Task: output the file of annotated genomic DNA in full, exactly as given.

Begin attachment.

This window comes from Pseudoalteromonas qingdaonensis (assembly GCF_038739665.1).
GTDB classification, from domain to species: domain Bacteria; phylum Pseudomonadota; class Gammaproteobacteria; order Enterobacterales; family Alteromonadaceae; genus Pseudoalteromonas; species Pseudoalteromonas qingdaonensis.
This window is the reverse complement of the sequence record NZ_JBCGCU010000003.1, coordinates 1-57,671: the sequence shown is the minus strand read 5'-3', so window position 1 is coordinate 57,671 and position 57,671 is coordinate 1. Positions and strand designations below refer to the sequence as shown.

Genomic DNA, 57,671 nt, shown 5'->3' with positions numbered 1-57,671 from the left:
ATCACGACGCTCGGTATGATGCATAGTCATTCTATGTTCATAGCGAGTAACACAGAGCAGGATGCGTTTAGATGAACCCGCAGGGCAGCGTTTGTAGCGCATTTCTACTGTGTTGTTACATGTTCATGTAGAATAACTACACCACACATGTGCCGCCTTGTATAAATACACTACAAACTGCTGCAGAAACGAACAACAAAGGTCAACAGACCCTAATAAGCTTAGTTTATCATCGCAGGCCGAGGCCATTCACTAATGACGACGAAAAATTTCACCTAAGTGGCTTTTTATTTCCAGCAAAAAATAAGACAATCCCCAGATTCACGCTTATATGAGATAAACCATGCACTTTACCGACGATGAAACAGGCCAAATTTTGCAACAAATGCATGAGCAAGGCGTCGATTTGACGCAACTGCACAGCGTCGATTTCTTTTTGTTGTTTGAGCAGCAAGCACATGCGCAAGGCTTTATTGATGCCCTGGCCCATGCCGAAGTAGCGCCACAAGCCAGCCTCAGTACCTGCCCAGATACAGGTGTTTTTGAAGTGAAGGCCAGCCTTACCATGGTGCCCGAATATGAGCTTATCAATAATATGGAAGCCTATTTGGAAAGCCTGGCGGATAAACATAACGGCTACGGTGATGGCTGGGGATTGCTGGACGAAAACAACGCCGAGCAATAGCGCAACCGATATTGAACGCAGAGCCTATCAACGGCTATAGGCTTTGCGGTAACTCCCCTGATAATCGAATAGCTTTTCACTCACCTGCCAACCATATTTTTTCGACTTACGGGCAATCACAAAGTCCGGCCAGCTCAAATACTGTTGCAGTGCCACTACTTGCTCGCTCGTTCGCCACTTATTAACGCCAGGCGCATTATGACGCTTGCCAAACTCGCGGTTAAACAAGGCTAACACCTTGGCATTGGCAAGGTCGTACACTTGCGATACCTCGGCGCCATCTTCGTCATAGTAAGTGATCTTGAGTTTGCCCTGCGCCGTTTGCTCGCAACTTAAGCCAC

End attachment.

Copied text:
This window comes from Pseudoalteromonas qingdaonensis (assembly GCF_038739665.1).
GTDB classification, from domain to species: domain Bacteria; phylum Pseudomonadota; class Gammaproteobacteria; order Enterobacterales; family Alteromonadaceae; genus Pseudoalteromonas; species Pseudoalteromonas qingdaonensis.
This window is the reverse complement of the sequence record NZ_JBCGCU010000003.1, coordinates 1-57,671: the sequence shown is the minus strand read 5'-3', so window position 1 is coordinate 57,671 and position 57,671 is coordinate 1. Positions and strand designations below refer to the sequence as shown.

Genomic DNA, 57,671 nt, shown 5'->3' with positions numbered 1-57,671 from the left:
ATCACGACGCTCGGTATGATGCATAGTCATTCTATGTTCATAGCGAGTAACACAGAGCAGGATGCGTTTAGATGAACCCGCAGGGCAGCGTTTGTAGCGCATTTCTACTGTGTTGTTACATGTTCATGTAGAATAACTACACCACACATGTGCCGCCTTGTATAAATACACTACAAACTGCTGCAGAAACGAACAACAAAGGTCAACAGACCCTAATAAGCTTAGTTTATCATCGCAGGCCGAGGCCATTCACTAATGACGACGAAAAATTTCACCTAAGTGGCTTTTTATTTCCAGCAAAAAATAAGACAATCCCCAGATTCACGCTTATATGAGATAAACCATGCACTTTACCGACGATGAAACAGGCCAAATTTTGCAACAAATGCATGAGCAAGGCGTCGATTTGACGCAACTGCACAGCGTCGATTTCTTTTTGTTGTTTGAGCAGCAAGCACATGCGCAAGGCTTTATTGATGCCCTGGCCCATGCCGAAGTAGCGCCACAAGCCAGCCTCAGTACCTGCCCAGATACAGGTGTTTTTGAAGTGAAGGCCAGCCTTACCATGGTGCCCGAATATGAGCTTATCAATAATATGGAAGCCTATTTGGAAAGCCTGGCGGATAAACATAACGGCTACGGTGATGGCTGGGGATTGCTGGACGAAAACAACGCCGAGCAATAGCGCAACCGATATTGAACGCAGAGCCTATCAACGGCTATAGGCTTTGCGGTAACTCCCCTGATAATCGAATAGCTTTTCACTCACCTGCCAACCATATTTTTTCGACTTACGGGCAATCACAAAGTCCGGCCAGCTCAAATACTGTTGCAGTGCCACTACTTGCTCGCTCGTTCGCCACTTATTAACGCCAGGCGCATTATGACGCTTGCCAAACTCGCGGTTAAACAAGGCTAACACCTTGGCATTGGCAAGGTCGTACACTTGCGATACCTCGGCGCCATCTTCGTCATAGTAAGTGATCTTGAGTTTGCCCTGCGCCGTTTGCTCGCAACTTAAGCCAC